Being a bandsman in a brass band, actually, 3 different brass bands, my vote in not hard to figure out. However, good fifes and drums are a soul stirring also. Someone said they are " not a fan of brass bands on the march" and " it looks too much like a parade".....and they've " never heard a good brass band"......well, I'm one of those bandsmen who has played on the march. Perhaps he should have been there, or just ask the 26th North Carolina boys who were at Gettysburg last October, doing a living history on the battlefield.....when the band led that regiment back to camp. About a half mile out, we struck up DIXIE and a holler and whoop went up from the ranks like I've never heard......ranks " on the march"........or when we marched towards General Lee's statue playing " Carry Me Back to Ol' Virginia"..........or when we marched towards the North Carolina Monument playing the " 26th North Carolina Quickstep".....BRASS band tunes all!!!!
OR perhaps ask the boys who were with the 151st New York at Paynes Farm last October......five or six mile march, with packs........we played ON THE MARCH......and just as 140+ years ago, we were told that we lifted their spirits, lightened their load...gave them something to think about besides their sore feet, playing " Old Joe Hooker" " General Birney's Quickstep " " Battle Cry of Freedom".........or when we marched out on Sunday morning to line up, Confederate on one side, Federal on the other and the band played " Abide with Me'........grown men with tears running down their cheeks......it's not a ' parade"........it's " Music on the March" as the regimental history of the 114th Pennsylvania is entitled. Written by their bandmaster. 114th Pennsylvania...Collis Zouaves.
having spent the last two years researching at the Library of Congress several days a week, modern day reenactors may have varied opinions based on a weekend in the field, but the real boys, 140 years ago LOVED their brass bands.......if you'd like stories I'll tell you some. Chapter and verse, page after page, regiment after regiment.
Hope you get to read this and I'm not censored again.

Ol'Hickory
07-08-2006, 11:49 AM
I like fife and drums more

NHVsaxhorn
07-08-2006, 12:52 PM
From the diary of Sam Mickey, leader of the 26th North Carolina Regimental Band:
" on retreat from Gettysburg, the band serenaded General Lee and other officers. After the serenade to General Lee, Colonel Taylor, his Adjutant came out of his tent and made a little talk. He said he didn't know how they would get along without bands, that they cheered up the men so much, and that he noticed our style of music was different than other bands in the Army. ( Original instrumentation: 1, Eb cornet, 2 Bb cornets, 2 Eb alto horns, 2 Bb tenor horns, 1 Eb bass saxhorn)
From A Johnny Reb Band From Salem by Harry Hall

joe_korber
07-09-2006, 06:22 PM
From the diary of Sam Mickey, leader of the 26th North Carolina Regimental Band:
" on retreat from Gettysburg, the band serenaded General Lee and other officers. After the serenade to General Lee, Colonel Taylor, his Adjutant came out of his tent and made a little talk. He said he didn't know how they would get along without bands, that they cheered up the men so much, and that he noticed our style of music was different than other bands in the Army. ( Original instrumentation: 1, Eb cornet, 2 Bb cornets, 2 Eb alto horns, 2 Bb tenor horns, 1 Eb bass saxhorn)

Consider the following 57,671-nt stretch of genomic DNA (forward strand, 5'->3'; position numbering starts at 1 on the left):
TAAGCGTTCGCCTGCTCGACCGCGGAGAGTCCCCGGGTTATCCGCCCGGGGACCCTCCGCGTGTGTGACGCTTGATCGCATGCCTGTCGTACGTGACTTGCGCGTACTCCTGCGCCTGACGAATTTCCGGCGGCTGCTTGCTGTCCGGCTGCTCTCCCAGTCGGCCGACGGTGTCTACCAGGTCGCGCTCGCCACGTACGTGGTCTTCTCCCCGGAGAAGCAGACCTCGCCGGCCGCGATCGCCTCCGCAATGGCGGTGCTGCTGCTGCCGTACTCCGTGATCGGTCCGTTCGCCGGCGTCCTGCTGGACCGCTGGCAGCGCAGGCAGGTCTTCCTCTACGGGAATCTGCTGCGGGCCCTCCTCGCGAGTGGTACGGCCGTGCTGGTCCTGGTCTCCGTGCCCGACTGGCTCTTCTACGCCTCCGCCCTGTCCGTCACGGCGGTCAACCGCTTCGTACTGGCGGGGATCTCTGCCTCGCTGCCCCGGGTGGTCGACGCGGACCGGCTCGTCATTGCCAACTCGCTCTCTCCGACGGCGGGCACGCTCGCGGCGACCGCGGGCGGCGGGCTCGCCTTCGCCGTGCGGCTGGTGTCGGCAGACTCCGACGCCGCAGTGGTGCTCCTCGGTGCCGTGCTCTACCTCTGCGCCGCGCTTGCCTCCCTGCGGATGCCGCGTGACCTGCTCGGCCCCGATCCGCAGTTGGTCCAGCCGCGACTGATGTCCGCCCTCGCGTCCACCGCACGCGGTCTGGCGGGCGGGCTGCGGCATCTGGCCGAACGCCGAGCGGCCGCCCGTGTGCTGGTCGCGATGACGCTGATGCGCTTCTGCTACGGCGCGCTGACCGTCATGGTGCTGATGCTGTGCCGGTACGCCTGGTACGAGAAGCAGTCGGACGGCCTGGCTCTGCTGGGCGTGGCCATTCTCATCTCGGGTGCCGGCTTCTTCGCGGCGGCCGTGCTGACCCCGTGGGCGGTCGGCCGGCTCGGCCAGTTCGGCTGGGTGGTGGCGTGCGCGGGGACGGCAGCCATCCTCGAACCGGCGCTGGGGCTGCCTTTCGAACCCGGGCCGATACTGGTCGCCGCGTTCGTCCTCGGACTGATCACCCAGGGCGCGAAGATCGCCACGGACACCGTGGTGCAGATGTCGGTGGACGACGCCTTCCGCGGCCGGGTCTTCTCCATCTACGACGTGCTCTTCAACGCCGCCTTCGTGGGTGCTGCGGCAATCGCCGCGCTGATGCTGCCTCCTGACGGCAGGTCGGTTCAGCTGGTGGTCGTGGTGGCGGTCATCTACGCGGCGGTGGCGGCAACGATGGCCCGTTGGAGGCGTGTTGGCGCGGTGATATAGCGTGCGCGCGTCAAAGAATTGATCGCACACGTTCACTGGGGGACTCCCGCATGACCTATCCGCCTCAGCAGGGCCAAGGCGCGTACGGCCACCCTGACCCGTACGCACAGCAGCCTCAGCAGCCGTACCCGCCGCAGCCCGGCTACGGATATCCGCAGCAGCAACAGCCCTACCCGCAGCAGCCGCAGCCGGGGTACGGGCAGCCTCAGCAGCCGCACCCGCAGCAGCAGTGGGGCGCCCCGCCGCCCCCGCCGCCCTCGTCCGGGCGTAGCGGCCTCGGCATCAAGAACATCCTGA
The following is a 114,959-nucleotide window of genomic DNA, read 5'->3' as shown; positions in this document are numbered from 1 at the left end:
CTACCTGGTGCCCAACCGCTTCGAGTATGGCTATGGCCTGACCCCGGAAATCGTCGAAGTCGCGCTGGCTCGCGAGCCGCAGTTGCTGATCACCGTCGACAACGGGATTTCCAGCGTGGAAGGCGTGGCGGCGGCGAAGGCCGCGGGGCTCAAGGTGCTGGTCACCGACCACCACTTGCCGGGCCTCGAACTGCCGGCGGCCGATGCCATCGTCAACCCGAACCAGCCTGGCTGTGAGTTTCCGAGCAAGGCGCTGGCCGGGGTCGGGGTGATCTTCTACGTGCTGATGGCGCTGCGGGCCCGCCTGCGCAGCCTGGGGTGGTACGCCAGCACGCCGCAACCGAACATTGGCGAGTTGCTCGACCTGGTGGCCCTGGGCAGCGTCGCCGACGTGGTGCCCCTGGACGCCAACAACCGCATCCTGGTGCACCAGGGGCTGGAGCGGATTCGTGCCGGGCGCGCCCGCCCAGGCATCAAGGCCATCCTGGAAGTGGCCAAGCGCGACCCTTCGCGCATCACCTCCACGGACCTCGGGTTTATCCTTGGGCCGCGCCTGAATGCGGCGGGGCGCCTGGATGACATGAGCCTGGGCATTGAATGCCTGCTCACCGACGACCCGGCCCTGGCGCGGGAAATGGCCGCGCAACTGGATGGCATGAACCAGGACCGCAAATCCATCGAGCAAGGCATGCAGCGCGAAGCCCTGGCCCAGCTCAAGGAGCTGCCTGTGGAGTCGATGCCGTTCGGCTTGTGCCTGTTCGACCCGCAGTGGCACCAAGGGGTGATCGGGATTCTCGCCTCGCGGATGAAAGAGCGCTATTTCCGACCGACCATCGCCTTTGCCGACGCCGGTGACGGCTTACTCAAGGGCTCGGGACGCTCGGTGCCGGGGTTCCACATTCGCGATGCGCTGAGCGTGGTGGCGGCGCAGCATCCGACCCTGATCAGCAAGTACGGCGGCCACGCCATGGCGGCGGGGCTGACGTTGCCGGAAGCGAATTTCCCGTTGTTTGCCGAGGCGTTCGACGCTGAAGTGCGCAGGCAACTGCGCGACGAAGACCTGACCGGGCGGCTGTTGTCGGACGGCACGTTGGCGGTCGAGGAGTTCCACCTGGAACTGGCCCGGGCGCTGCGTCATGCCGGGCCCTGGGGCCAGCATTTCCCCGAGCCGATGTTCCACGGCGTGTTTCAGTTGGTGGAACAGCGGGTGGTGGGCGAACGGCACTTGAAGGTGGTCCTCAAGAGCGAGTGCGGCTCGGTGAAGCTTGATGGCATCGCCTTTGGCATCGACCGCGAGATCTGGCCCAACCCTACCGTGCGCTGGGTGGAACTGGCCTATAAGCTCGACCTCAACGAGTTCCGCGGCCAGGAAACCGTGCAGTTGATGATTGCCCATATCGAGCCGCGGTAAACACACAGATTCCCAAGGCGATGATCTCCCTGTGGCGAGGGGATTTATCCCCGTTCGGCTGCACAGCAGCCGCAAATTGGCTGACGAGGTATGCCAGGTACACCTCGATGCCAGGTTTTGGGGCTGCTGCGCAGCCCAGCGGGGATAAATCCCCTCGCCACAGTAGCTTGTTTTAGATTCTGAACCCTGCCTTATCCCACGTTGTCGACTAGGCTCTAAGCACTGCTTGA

From A Johnny Reb Band From Salem by Harry Hall

fifer, been a fifer for about 25 years, spent two of the coldest evenings in the field one could wish for, as part of the recreated 151st NY (amen)... both nights I was serenaded by my comrades in the federal city brass. That made the cold seem insignificant. Finest mess I ever campaigned with. had more sand than alot of folks. If any brass band had the stones they have and still played like that... Brother I vote brass band...love my fife but stars spangled banner and hail columbia on a cold morning with the mist rising as the frost melts in the dawn sun. bring a lump to a grown man's throat
ask anyone who was there

joe Korber
principal musician 119th NY

RJSamp
07-10-2006, 10:16 AM
RJ,

How'd you like the brass band that was over at Connor Prarie?

Riley

AWESOME. They are extremely 'tight' which is a wonderful compliment for any musical group. They were at Perryville 2002 as well and did yeoman's work for the Divisional Review/change of command of the First Federal Division.

As a trumpeter, you always love the brass bands....and as a former competitor (either to be first chair, audition for a spot in the band, or state competitions for performance on solo or ensemble/band) you learn to discriminate/grade/judge performances. Saxton's is a superb group of brass musician's.

Just finished up with Wauconda IL. Mississippi Valley Fife and Drum (Steve Smunt) did superbly in camp and battle......they really know how to stir the troops blood....as well as get the spectators excited. Rusty Ayers and his Regimental Band performed on Saturday. A couple of our buglers joined them on cornet and Eb Alto. Our own 'woodshed' band played the 26th NC band book and some 1800-1850 hymns and more 'aggressive' orchestral pieces over the weekend.... wouldn't say we are any good (time to stick to bugling and/or our day jobs)...but the troops and spectators enjoyed our spirited efforts and tunes.

Plenty of diary recordings of 'bad' bands at the front ....some being simply quite dreadful.

Good musicians, like good horses, mules, wagons, and horse drawn artillery are in short supply at reenactments.......